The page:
Offer customers a ‘point of difference’ to protect on-trade

By James Beeson

- Last updated on GMT

Incentives needed: Grant McKenzie said unique products are needed to boost on-trade visits. Photo: IBD
Incentives needed: Grant McKenzie said unique products are needed to boost on-trade visits. Photo: IBD
UK pubs have to “do something different” to convince customers to pay more than they do in the off-trade, according to the marketing and innovation director of Asahi Europe.

Speaking in Pilsen at the Innovation Masterclass, organised by the Institute of Brewing and Distilling (IBD), Grant McKenzie said that unique concepts and products, exclusive to the on-trade, were needed to convince drinkers to go to the pub rather than staying at home.

“The on-trade is declining everywhere in all European countries, and there are people who think there is nothing we can do about it,” he said. “One of the main reasons for this, but also one of the things we can do about it, is pricing.

“When consumers are asked to pay two times the price in the on-trade than they pay in the on-trade, they are quite happy to do that; they understand and value the experience. However, when it gets beyond that, and it is three to four times the price of supermarkets they will start to think something is not right. Why are you asking me to pay so much more?”

Talking to The Morning Advertiser​ after his speech, McKenzie identified products such as cask ale and tank beer, and themed 'concept' pubs as two suggestions of things the on-trade could do better to combat falling beer sales, and bemoaned the beer service in UK pubs.

Serving quality 'remains a challenge'

“The main challenge for the UK on-trade remains the serving quality of the beer,” he said. “Here in the Czech Republic, the serving quality of the beer is held in the highest regard, and being a barman is a badge of honour. Many places I have been to in London you can pay £5-plus for a pint and it is served badly; too warm, or not enough foam. That really reduces people’s belief in the authenticity of the pub.

“Something like cask ale is so vital because for a lot of people that is the real reason to go to the pub. We’ve also introduced tank beer in London and that has also been a revelation. We deliver it in a tank and the beer has never touched the outside world, and what we see in a pub is that tank beer will increase the rate of sale of a product like Pilsner Urquell by 400%.”

“People’s houses have become better and more comfortable,” he continued. “It used to be the case that you would live in a small flat, with a tiny living room and an even smaller telly so you’d want to get out and go to the pub and watch the football or whatever.

“Now you’ve got a massive 80-inch TV, surround sound, a comfortable sofa and a good selection of craft beers that I have bought from the local supermarket. So why do I go to the pub? You’ve got to innovate, reinvent yourself and do something different. It is about having a point of difference that consumers will value.”

McKenzie also predicted that the low and no-alcohol beer market would be an area of growth in the UK in the future, pointing towards the Czech and Slovakian markets, where no-alcohol beer makes up 5% and 10% of the overall beer market respectively.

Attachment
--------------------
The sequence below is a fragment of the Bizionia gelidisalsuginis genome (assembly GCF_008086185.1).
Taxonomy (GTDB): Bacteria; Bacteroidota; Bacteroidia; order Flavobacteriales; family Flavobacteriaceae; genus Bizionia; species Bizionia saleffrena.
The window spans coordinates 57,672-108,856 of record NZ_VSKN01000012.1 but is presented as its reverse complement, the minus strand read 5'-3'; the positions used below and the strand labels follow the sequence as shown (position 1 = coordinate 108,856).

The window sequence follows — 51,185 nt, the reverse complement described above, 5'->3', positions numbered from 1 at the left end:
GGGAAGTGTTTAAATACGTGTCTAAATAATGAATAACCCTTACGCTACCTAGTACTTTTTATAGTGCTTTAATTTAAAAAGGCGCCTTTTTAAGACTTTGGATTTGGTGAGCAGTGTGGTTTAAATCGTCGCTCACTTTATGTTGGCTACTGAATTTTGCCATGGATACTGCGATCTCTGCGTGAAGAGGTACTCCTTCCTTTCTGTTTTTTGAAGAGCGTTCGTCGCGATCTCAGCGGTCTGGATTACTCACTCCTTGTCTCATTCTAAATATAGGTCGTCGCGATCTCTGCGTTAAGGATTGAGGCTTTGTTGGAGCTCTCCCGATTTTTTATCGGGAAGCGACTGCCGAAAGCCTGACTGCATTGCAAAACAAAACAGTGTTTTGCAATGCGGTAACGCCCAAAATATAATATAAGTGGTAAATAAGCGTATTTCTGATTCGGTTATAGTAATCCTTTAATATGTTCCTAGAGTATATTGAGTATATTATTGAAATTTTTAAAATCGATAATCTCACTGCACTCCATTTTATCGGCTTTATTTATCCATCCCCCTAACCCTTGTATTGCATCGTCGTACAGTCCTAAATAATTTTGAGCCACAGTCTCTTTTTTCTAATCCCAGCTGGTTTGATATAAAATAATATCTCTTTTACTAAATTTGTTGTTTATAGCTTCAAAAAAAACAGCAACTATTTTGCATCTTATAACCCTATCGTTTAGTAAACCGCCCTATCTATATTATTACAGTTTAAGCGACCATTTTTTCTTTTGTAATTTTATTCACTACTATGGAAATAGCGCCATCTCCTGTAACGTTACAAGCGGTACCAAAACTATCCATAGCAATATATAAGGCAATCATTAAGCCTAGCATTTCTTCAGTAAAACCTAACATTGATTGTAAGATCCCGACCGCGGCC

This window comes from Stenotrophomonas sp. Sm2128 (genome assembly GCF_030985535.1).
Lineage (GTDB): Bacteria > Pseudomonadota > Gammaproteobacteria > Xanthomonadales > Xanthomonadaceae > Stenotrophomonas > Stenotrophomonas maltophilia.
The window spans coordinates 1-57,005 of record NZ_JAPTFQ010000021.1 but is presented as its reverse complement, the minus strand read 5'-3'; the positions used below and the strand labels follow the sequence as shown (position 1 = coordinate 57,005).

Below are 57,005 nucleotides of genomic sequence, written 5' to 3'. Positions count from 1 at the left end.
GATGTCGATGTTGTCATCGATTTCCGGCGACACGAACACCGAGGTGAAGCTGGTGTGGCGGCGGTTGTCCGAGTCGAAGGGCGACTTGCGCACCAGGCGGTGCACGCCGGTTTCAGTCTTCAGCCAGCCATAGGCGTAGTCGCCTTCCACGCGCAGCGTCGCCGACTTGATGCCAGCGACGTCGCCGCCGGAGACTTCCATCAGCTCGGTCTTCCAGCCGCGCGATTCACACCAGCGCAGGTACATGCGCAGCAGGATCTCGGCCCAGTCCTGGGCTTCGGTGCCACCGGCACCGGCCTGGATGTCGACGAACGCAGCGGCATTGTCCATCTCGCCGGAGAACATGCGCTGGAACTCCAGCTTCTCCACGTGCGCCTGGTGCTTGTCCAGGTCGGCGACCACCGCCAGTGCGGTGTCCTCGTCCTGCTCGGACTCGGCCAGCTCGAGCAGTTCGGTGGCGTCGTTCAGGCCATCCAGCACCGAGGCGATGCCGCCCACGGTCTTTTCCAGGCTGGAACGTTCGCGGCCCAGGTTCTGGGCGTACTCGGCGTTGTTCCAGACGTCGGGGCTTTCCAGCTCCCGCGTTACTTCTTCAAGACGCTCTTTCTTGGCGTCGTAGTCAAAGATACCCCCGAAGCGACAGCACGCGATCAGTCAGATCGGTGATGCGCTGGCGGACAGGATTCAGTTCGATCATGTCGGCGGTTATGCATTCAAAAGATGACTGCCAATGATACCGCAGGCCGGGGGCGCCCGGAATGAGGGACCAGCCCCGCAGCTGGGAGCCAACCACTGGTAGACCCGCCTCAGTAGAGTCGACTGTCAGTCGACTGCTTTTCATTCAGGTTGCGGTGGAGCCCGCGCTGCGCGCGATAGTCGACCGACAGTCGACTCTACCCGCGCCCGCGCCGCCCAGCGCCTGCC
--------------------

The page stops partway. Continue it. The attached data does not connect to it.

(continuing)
Alcohol-free is 'something cool' 

“The alcohol beer market in Czech is flat, while the no alcohol category is growing by 10-15% and I believe it will eventually get to around 10% of the market,” he said. “People will re-evaluate alcohol-free as something cool that they want to drink."

On the subject of why low and no-alcohol has been slow to take off in the UK initially, McKenzie highlighted poor tasting products and a lack of understanding about the occasions in which no-alcohol beer ought to be drunk.

“There are two reasons in the UK people do not get no-alcohol beer,” he said. “The first is taste, because when they try no-alcohol beer they perceive that it doesn’t taste nice. However, that is changing massively; the craft guys have got into non-alcohol, and the way in which we are producing it here in Pilsen (The Plzensky Prazdroj brewery makes a range of no-alcohol beers under its Birell brand) with a special yeast strain tastes delicious.”

“The second reason is that people were uncomfortable with the reason or occasion for drinking it,” he continued. “They didn’t get when they would drink it. I think this will be natural growth driver in the UK because people are searching for adult soft drinks; alcohol consumption is declining yet the choice of adult alcoholic soft drinks remains quite poor. I think you will see exponential growth in this category in the future.”

McKenzie also added his support to the campaign to change UK legislation surrounding the labelling of low and no-alcohol products, describing the fact that a 0.5% ABV beer cannot legally be called no-alcohol as “absolutely crazy”.

“It makes no sense,” he said. “It should be taken from a basis of psychological effect. If you drink a product with that level of alcohol, your system will be clear of alcohol, so it should be marketed as a product with no alcohol.”

Earlier this month, UK low-alcohol beer brand Infinite Session described​ the current legislation surrounding low and no-alcohol beers as “functionally inappropriate”.

The Morning Advertiser​ attended The Innovation Masterclass as a guest of The Institute of Brewing and Distilling (IBD). To find out more about the IBD, and the services it provides to industry professionals, visit its website.

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